YouTube Launches 3 New Features to Enhance Mental Health in Teens

YouTube Launches 3 New Features to Enhance Mental Health in Teens


James Beser, the director and product manager signifies the individual interests that teenagers in adolescence manifest. Through partnership and product updates, YouTube is ready to launch its three new features for their mental well-being.

The first feature is limiting recommendations for negative videos. An Advisory Committee is established to categorize videos. Most of these are based on their harm when repeated, which are separated from the videos that are healthy to have a one-time watch. This negativity is quantified based on social compression and aggression levels. With comparing physical features and idealization of certain fitness levels and body weights. For the spectrum of social aggression, intimidation and non-contact flights are aimed to be prohibited.

Influence: Teenagers are the most vulnerable age segment that can get manipulated or influenced quite rapidly. It comes up as a social responsibility to provide apt content that contributes positively to the cognitive-developmental process of adolescence.

Is regulating the new limiting? What needs to be regulated can come up as a bit controversial since different caregivers have different opinions. So far, only the most essential aspects like body shaming are labelled as an element of negativity that is acceptable by almost everyone.

Take break reminders, though already available since 2018 as default for teenagers will now be much more visually available every hour. This will contribute to setting healthy boundaries of screen time for adolescents. These reminders will now be available for both long videos as well as YouTube Shorts to ensure their efficiency with consistent reminders.

Read More: Psychologists tell Why we are getting Addicted to Social Media

Crisis Resource Panel is the third feature which provides a new full-page experience! When a teen searches for sensitive topics like suicide, YouTube takes a moment and diverts it to more similar healthy topics that are often associated with helpline numbers and the applicable help guide to deal with what he or she is going through.

In times of crisis, any individual, be it a teenager or not, is not in an adequate state of mind to come up with a healthy decision. When teens resort to a platform like YouTube, the top recommended videos can directly affect their mindset at that particular time. Providing an effective solution to calm down in crisis thus becomes a need, so that any further intervention can be taken up after immediate crisis care is possible.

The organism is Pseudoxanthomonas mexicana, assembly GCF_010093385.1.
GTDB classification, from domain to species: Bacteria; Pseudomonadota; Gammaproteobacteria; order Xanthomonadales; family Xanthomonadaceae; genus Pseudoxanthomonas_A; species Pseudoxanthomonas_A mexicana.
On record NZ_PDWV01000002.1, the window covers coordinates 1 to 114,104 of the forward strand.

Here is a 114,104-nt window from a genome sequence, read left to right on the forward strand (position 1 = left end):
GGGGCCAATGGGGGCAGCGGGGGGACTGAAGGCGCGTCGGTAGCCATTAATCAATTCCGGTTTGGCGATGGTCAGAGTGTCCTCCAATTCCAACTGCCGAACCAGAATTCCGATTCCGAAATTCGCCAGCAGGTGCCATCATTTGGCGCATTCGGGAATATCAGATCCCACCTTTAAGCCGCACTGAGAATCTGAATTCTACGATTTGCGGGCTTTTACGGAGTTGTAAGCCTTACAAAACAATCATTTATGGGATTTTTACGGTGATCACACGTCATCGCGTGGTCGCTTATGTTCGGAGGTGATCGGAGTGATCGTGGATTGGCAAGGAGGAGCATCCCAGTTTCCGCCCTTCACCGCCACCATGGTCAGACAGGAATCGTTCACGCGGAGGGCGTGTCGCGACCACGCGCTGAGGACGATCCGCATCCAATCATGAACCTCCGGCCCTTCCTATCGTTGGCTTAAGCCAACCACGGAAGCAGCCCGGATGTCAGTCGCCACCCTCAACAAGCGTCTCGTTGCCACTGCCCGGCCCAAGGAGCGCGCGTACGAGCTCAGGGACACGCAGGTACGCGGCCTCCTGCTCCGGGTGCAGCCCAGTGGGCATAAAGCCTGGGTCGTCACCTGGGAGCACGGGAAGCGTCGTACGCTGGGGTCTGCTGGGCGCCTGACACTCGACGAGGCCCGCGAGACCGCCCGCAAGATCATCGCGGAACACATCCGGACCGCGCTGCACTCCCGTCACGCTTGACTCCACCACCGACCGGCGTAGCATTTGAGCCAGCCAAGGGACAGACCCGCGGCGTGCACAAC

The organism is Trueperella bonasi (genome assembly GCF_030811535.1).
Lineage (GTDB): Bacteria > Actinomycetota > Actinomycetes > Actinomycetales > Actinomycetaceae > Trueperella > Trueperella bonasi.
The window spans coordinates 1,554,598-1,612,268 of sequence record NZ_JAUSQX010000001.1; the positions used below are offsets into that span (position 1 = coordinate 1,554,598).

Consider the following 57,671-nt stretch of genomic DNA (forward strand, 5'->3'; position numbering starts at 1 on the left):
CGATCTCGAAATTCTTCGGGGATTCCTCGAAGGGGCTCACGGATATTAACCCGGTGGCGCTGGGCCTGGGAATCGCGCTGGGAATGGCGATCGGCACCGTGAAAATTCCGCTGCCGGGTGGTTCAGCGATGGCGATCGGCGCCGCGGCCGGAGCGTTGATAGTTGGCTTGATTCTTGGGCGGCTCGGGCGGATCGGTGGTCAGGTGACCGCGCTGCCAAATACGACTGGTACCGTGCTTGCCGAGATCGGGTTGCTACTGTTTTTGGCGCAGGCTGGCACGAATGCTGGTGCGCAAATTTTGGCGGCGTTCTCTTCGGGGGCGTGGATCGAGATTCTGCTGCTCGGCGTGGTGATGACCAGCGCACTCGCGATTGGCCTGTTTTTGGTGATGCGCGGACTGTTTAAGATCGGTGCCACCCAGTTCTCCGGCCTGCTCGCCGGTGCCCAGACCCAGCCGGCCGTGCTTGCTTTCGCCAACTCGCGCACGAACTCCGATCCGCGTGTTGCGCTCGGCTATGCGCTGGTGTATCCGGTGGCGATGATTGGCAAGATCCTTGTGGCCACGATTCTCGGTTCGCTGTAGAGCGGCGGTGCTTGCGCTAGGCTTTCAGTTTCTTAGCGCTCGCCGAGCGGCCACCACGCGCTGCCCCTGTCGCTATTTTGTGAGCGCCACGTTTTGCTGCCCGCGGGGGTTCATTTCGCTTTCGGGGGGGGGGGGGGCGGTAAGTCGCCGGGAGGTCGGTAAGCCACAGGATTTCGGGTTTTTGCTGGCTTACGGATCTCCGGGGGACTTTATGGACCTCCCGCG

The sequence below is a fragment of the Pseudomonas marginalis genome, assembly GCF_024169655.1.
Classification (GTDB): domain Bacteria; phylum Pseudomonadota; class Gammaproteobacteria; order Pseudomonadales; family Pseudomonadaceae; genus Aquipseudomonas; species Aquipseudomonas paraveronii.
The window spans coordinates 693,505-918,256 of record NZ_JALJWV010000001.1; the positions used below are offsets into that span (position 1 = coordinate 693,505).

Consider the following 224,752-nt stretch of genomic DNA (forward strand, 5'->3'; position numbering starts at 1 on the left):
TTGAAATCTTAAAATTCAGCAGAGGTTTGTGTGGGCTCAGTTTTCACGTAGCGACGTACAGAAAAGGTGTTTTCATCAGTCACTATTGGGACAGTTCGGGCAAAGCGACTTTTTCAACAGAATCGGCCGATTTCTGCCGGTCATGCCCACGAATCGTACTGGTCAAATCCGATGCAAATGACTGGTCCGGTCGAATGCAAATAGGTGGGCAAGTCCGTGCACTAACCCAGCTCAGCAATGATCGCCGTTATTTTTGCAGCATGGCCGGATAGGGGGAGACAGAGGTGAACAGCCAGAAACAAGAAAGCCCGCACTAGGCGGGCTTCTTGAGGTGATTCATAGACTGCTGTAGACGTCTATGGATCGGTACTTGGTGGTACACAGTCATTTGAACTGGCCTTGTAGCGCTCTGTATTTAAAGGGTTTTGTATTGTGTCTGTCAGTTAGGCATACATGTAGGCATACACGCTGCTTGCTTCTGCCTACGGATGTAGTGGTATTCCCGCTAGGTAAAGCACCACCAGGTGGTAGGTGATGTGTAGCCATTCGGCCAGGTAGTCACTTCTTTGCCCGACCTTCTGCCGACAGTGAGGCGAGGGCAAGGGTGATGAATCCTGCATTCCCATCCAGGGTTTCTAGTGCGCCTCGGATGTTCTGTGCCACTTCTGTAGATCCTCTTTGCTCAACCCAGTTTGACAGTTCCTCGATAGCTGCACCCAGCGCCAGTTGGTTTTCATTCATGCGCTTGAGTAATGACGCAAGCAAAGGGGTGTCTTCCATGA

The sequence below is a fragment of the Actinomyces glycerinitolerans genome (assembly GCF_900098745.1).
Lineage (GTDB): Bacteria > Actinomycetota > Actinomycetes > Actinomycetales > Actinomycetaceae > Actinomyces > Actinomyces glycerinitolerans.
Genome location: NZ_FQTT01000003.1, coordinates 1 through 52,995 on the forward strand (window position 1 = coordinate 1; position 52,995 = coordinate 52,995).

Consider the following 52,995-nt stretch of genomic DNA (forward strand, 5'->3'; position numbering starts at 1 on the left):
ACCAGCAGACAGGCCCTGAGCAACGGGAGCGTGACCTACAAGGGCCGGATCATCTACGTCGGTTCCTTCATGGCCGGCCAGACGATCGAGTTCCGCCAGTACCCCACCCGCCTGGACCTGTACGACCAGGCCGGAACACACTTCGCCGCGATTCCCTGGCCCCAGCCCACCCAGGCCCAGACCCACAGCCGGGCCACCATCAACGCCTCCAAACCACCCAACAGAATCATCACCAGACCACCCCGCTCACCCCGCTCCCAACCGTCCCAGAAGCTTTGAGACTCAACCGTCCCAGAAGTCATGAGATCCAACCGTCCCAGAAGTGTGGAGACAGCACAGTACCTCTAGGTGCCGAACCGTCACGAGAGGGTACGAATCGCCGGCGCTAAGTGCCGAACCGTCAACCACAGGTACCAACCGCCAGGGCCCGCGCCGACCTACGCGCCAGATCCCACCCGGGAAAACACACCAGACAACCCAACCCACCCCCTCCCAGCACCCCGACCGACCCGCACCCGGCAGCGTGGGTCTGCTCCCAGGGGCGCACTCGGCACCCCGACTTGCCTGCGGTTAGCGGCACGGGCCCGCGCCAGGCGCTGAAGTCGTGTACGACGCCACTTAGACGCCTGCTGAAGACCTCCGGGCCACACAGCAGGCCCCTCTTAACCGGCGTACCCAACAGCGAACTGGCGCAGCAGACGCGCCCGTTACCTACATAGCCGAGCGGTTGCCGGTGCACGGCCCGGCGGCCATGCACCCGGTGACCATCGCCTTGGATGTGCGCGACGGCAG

How is this helpful? YouTube, owned by Google is one of the leading social media channels that is prominent worldwide. Adolescents spend a tremendous amount of screen time on YouTube, even to the extent of affecting their health and daily functioning. Watching tech devices for a prolonged period affects eyes and body posture. But this is not just limited to physical health, the cognitive development that is essential at this age, is often described in developmental theories like that of Piaget and Vygotsky. Physical quality time like for sports is often neglected with the addiction to social media. Tremendously hampering physical growth.

Role of parents and educators: Parents as primary caregivers and educators directly influence the upbringing of an adolescent. Adequate guidance and mentorship for what kind of content should be preferred on the internet is a right of any teen. Keeping stigmas aside, topics like sex education must be sought out as well to prevent the teen from going in the path of adult videos or any acceptance of substance abuse.

References +
  • Desk, T. T. (2024, June 19). YouTube is rolling out these three features to support mental health, wellbeing of teens. The Times of India.
  • Hutchinson, A. (2023, December 12). New research shows YouTube remains the top social app for teens. Social Media Today.
  • Jiménez, A. G., García, B., & De Ayala López, M. C. L. (2016). Adolescents and Youtube: Creation, participation and consumption. ResearchGate.
  • Balleys, C., Millerand, F., Thoër, C., & Duque, N. (2020). Searching For Oneself on YouTube: Teenage peer socialization and social recognition processes. Social Media + Society, 6(2), 205630512090947.

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